And once again we’re missing someone from our Thanksgiving table because of Black Friday relentlessly cannibalizing Thanksgiving. Because it doesn’t suck enough already to be working in the retail industry, which spends enormous amounts of energy on pinching pennies away from its employees. Now you have to do the shitty job slog when you rightfully should be sitting around in your pajamas and watching the Thanksgiving Day Parade.
There’s a lot of “don’t shop on Thanksgiving” and “if you shop on Thursday shame on you” and even stronger words going around. And yeah, I get that. It makes me pretty angry that one of my friends won’t be eating turkey with us because profit margins are king in a society that apparently worships capitalism. I can’t even imagine what it would feel like if it was my spouse or kid missing out because of a shitty employer who wants to move more merchandise.
But I was thinking, tonight. I have several friends who are not in nearly so good a financial place as me. I have friends who are shopping on Black Friday, not because they desperately want to elbow some lady in the sternum to try to get an Xbone for a steal, but because it’s the only way they can possibly afford a nice Christmas present for one of their kids or someone else important to them.
And a lot of the time, the people in those situations are the same ones being paid poverty wages by the same (or similar) stores that are fucking their employees out of the one family holiday they used to be able to count on. And those poverty wages are the reason why they’re being forced to depend on the relentless creep of Black Friday so they can try to have something a little nice. The viscious ugliness of that cycle takes my breath away.
I don’t think yelling at people for shopping on Thanksgiving is the way to go. Maybe some people are doing it because they’re bargain hunting assholes, and maybe I’m wrong and it’s actually just plain consumer greed enabling this trend. It’s not like I have data to back up this horrible realization of mine that no doubt has people who have been living it laughing bitterly and shaking their heads. But let’s be real.
The true blame lies in corporate greed, because profits have been and always will be more important than people, and in the complicit spinelessness of the government that insists capitalism is magical and we can’t possibly afford to raise wages to a point where people can survive, let alone thrive. The true blame lies in a class of decision makers so coldhearted that they blame the poor for needing assistance to survive when they aren’t paid enough to even feed themselves, then scold them for having the audacity to want something nice for their families when we’re constantly told that the real American dream is always buying the new shiny.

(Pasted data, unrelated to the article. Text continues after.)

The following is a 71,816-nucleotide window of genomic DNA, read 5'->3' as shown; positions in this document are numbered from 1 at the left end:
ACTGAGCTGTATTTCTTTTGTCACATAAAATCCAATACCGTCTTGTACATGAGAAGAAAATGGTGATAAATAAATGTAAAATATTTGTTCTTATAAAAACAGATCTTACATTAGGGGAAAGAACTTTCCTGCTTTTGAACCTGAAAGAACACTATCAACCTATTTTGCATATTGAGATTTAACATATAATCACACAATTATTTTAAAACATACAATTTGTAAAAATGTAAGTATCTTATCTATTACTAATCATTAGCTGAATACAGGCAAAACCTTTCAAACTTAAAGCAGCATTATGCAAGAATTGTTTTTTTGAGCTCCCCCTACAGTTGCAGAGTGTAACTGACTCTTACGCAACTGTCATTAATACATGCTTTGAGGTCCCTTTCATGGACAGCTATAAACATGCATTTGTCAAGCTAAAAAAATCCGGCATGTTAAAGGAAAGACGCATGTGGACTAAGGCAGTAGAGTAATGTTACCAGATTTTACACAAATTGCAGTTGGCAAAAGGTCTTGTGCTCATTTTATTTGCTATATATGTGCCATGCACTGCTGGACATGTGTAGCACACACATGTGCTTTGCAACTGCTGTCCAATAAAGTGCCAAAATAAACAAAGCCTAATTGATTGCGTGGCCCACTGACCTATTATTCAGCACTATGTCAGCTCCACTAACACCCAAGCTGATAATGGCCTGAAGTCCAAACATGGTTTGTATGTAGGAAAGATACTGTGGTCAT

That’s where the real villainy is. Not in someone who just wants a nice present for their kid. Not even for a crazed shopper punching someone else in the face over a new cell phone because they’re been convinced there’s some kind of fulfillment in owning an expensive toy. We should be questioning the system that makes anyone think it’s okay to place profit at a higher priority than families.
Now that I’ve gotten that off my chest, there’s the standard thing for Thanksgiving, which is being thankful for things, up to and including the fact that your stomach once again refrained from literally exploding when you wedged in that last piece of pie.
I have a lot to be thankful for this year. I graduated with my MS, and I’m thankful to my advisor (Mary!) and my committee members (Jaelyn and Dr. Budd!). I’m thankful for having a job I love and an awesome boss (Pat!). I’m thankful for all the art I’ve gotten to do this year, between participating in filming and then breaking $1000 earned with writing. (Who knows how next year will go, if this was just a fluke, if it will go up or down, but for now that feels amazing for someone still struggling to get going.) I’m thankful I have a lot of great people in my life.
So today after breakfast (at least I got to see my friend who is missing dinner because of work then) I went for a four mile run. Which is a rough prospect in Colorado since I’m no longer acclimatized to the altitude and there are these things called hills. We don’t have those in Houston. But I kept plugging away and a bit before mile three I got that amazing feeling that yes, I was going to do this. It might suck, but I’d keep chugging along. That feeling is worth more than anything.
Sunlight on my face, a light breeze, just my feet on the concrete and grass as green as it ever gets in Colorado scrolling along forever next to the sidewalk. Everything else stops mattering, and in that moment I felt the pure gratitude for the air in my lungs. For being here, in this moment, for existing in this time and place.
Thanks for everything.